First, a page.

I found her story in Far Beyond the Field: Haiku by Japanese Women; compiled and translated with an introduction by Makoto Ueda, Columbia University Press, 2003, Kindle location 2101. 
This excellent book is still in print 
and is also available on Kindle.

Sunday, August 23, 2015

Under the Bright Sky

Even great pines can be beautifully trimmed in Japan. 
This is on the grounds of Matsuyama Castle, 2007.


Under the bright sky
a hairy caterpillar crawls
on the pine tree's branch

Akutagawa Ryonosuki

Modern Japanese Haiku; an Anthology, Makoto Ueda,
University of Toronto Press, 1974, page 107.

Saturday, August 22, 2015

Floating Petals

Japan in Cherry Blossom Time (2007) on our YT Haiku Society travels.
Petals carpeted the walkways and blew into corners!

yo no naka wa/ mikka minu ma ni/ sakura kana

Ah, this world of ours:
just three days I don't look out---
and cherry blossoms!

Oshima Ryota

Traditional Japanese Poetry; an anthology;
translated, with an Introduction by Steven D. Carter,
Stanford University Press, 1991, page 403.

Friday, August 21, 2015

A Platter of Persimmons

At one of the Yuki Teikei gatherings (I think it might have been a renku party.)
someone (I think it might have been Ann Bendixen)
brought a platter of persimmons, striking in their vividness.

So I have been looking tonight for some of the famous haiku by Shiki
about persimmons. This is from the World Haiku Review, Summer, 2013,
and gives us two English versions of the same haiku.

Maegaki (foreword) says: "Resting at a tea house of Horyuji Temple".

Kaki=persimmon/ kueba=as I eat/ kane=bell/ naru=rings/ nari=an adverb/ Horyuji=Horyuji Temple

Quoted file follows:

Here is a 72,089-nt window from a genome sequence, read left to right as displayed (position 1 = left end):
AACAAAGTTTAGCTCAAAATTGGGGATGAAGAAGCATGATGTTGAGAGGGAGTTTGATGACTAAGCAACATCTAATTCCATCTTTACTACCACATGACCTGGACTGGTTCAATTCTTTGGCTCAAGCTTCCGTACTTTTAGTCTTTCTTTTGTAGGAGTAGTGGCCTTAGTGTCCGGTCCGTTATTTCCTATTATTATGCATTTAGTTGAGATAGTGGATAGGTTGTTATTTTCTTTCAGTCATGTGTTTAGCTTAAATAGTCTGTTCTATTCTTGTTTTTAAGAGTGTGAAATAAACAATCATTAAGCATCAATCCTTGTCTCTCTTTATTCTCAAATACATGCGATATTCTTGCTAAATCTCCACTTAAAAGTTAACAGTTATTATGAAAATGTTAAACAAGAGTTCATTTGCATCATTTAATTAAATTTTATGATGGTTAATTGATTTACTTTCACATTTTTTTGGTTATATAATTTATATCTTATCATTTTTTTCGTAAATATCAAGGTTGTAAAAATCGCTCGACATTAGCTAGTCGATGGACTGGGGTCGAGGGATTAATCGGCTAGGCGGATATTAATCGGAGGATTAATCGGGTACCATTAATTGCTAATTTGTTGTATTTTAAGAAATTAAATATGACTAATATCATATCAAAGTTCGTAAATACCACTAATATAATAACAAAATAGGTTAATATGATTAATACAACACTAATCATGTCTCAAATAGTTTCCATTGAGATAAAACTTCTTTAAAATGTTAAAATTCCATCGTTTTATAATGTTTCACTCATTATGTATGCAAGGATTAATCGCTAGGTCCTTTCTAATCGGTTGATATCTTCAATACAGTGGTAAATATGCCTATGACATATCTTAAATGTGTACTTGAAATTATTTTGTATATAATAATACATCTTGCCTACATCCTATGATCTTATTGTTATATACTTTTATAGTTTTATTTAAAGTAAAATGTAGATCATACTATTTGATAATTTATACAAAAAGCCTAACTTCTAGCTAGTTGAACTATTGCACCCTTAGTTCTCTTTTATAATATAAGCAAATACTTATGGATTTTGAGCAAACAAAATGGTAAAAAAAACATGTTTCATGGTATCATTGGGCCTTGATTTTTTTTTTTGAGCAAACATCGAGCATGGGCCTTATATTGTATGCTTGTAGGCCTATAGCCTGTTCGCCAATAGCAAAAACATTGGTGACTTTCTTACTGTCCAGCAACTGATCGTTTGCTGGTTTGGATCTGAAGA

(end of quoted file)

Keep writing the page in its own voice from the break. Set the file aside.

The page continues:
as I eat a persimmon
the bell starts ringing
at Horyuji Temple 

(version by Susumu Takiguchi)

I bite into a persimmon
and a bell resounds –

(tr. by Janine Beichman)

Thursday, August 20, 2015

Bunraku by daylight

In Matsuyama in Cherry Blossom Time, we were treated to a bunraku lady in daylight. This shows her secret, a puppetmaster who makes her move. In the performance we saw later,
the drama was very moving; one completely forgot about the puppetmaster, who
does not show against the black backdrop on the dimly lighted stage.
If you ever get a chance to see this, be sure to go! It is an amazing art!

Kino kure kyo mata kurete yuku haru ya

Yesterday ended,
today again there will be an end--
spring is going


Yuku haru ya omotaki biwa no daki gokoro

The going of spring!
The heaviness of a mandolin
felt while it is held.


Haiku Master Buson, Yuki Sawa and
Edith M. Schiffert, Heian, 1978, both on page 57.

Wednesday, August 19, 2015

Amelia's beautiful coat

Amelia Fielden and Jerry Ball in the garden during haiku conference. Japan 2007.
Amelia is an Australian poet well known for her own volumes of tanka poetry.
Jerry is known for his shirt-pocket notebook for writing haiku whenever.

a dew-washed morning
light barely light
here is the chance
to begin afresh
to forgive then forget

Amelia Fielden

Simply Haiku: A Quarterly Journal of Japanese Short Form Poetry
Summer 2007, vol 5 no 2